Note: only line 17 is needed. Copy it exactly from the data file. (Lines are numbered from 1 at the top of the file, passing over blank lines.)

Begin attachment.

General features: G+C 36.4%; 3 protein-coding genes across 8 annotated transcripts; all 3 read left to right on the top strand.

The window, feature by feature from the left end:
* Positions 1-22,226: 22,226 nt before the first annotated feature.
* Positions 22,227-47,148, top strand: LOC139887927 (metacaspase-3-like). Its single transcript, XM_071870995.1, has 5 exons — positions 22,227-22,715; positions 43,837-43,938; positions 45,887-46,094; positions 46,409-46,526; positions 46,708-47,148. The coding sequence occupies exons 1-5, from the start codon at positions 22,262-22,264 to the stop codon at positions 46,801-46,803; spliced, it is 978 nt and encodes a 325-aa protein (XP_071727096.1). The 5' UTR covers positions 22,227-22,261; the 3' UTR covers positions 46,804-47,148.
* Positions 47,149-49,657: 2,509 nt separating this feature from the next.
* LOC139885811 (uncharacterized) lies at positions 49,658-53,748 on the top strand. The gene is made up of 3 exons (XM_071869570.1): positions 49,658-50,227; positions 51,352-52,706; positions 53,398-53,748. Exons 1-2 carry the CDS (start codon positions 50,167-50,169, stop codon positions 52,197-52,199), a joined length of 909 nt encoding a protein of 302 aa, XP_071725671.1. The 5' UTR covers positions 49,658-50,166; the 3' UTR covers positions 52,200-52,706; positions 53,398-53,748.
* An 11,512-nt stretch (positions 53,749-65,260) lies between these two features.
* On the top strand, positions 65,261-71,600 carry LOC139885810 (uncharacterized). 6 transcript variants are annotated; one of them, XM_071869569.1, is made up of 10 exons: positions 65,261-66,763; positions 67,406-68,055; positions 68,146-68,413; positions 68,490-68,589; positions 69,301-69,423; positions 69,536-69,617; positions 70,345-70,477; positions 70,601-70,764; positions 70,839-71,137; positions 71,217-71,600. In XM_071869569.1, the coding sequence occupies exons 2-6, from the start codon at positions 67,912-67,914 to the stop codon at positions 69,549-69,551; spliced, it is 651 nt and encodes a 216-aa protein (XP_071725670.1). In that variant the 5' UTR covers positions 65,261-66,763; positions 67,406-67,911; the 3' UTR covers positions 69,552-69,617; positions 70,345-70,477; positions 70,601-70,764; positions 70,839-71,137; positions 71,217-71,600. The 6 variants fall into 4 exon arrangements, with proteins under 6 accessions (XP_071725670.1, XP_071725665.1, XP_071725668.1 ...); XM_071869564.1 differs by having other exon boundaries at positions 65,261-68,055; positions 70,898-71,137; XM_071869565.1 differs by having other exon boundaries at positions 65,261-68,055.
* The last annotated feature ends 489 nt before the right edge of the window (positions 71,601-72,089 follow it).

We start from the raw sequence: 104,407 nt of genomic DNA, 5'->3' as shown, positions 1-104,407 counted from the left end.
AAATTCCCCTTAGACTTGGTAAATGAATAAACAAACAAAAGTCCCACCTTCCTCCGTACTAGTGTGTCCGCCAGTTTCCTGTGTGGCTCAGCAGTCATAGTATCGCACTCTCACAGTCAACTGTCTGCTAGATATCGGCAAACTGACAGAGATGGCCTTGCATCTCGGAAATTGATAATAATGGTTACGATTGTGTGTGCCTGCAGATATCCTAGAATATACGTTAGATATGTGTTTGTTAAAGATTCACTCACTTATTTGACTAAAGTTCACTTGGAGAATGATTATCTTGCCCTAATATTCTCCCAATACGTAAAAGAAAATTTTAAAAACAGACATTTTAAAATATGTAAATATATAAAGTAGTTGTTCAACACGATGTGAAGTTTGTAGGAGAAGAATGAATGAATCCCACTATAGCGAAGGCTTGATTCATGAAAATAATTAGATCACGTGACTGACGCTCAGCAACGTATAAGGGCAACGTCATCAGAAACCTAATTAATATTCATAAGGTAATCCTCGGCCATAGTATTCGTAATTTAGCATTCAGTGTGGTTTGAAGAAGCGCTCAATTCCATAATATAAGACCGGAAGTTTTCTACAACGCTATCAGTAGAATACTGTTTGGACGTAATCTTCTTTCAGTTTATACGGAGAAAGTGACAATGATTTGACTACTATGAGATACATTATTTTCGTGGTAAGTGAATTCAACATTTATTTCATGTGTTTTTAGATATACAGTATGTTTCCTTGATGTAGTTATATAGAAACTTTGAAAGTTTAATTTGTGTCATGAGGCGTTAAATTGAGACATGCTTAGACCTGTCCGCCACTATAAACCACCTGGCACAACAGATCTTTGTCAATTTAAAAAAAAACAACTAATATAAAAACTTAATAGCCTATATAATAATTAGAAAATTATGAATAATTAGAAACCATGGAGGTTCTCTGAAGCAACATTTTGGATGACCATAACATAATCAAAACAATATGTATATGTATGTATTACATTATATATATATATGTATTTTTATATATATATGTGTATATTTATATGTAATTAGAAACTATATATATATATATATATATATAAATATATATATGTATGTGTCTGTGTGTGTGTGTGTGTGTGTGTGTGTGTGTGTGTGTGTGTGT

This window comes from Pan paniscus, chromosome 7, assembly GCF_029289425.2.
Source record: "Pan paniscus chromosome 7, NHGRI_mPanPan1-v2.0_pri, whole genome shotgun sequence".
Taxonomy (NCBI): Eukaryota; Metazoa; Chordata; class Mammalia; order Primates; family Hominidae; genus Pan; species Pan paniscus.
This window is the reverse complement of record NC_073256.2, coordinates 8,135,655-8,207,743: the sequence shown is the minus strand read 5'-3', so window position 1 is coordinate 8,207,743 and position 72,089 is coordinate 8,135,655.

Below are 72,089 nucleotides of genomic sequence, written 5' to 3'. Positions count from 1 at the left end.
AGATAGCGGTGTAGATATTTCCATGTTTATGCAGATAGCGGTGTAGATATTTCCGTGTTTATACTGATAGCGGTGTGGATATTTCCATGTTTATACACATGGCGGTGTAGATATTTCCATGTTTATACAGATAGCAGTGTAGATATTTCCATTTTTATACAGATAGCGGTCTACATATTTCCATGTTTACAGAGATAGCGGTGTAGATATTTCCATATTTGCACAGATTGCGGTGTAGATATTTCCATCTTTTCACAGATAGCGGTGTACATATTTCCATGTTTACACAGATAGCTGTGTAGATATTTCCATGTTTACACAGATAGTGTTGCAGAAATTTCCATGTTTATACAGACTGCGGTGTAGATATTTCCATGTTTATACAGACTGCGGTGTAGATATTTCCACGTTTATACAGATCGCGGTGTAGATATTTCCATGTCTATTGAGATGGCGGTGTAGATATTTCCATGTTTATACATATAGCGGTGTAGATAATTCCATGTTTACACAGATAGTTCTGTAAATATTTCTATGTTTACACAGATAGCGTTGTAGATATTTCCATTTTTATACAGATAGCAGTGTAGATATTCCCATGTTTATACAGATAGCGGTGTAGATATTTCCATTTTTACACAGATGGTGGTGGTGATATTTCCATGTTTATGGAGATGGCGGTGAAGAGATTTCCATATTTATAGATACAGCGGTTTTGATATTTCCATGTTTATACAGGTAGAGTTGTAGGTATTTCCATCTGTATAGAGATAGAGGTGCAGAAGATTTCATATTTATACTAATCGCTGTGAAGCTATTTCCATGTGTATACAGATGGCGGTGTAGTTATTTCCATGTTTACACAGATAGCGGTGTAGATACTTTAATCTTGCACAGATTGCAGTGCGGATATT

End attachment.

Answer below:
AGATAGCGGTGTAGATATTTCCATGTTTATGCAGATAGCGGTGTAGATATTTCCGTGTTTATACTGATAGCGGTGTGGATATTTCCATGTTTATACACATGGCGGTGTAGATATTTCCATGTTTATACAGATAGCAGTGTAGATATTTCCATTTTTATACAGATAGCGGTCTACATATTTCCATGTTTACAGAGATAGCGGTGTAGATATTTCCATATTTGCACAGATTGCGGTGTAGATATTTCCATCTTTTCACAGATAGCGGTGTACATATTTCCATGTTTACACAGATAGCTGTGTAGATATTTCCATGTTTACACAGATAGTGTTGCAGAAATTTCCATGTTTATACAGACTGCGGTGTAGATATTTCCATGTTTATACAGACTGCGGTGTAGATATTTCCACGTTTATACAGATCGCGGTGTAGATATTTCCATGTCTATTGAGATGGCGGTGTAGATATTTCCATGTTTATACATATAGCGGTGTAGATAATTCCATGTTTACACAGATAGTTCTGTAAATATTTCTATGTTTACACAGATAGCGTTGTAGATATTTCCATTTTTATACAGATAGCAGTGTAGATATTCCCATGTTTATACAGATAGCGGTGTAGATATTTCCATTTTTACACAGATGGTGGTGGTGATATTTCCATGTTTATGGAGATGGCGGTGAAGAGATTTCCATATTTATAGATACAGCGGTTTTGATATTTCCATGTTTATACAGGTAGAGTTGTAGGTATTTCCATCTGTATAGAGATAGAGGTGCAGAAGATTTCATATTTATACTAATCGCTGTGAAGCTATTTCCATGTGTATACAGATGGCGGTGTAGTTATTTCCATGTTTACACAGATAGCGGTGTAGATACTTTAATCTTGCACAGATTGCAGTGCGGATATT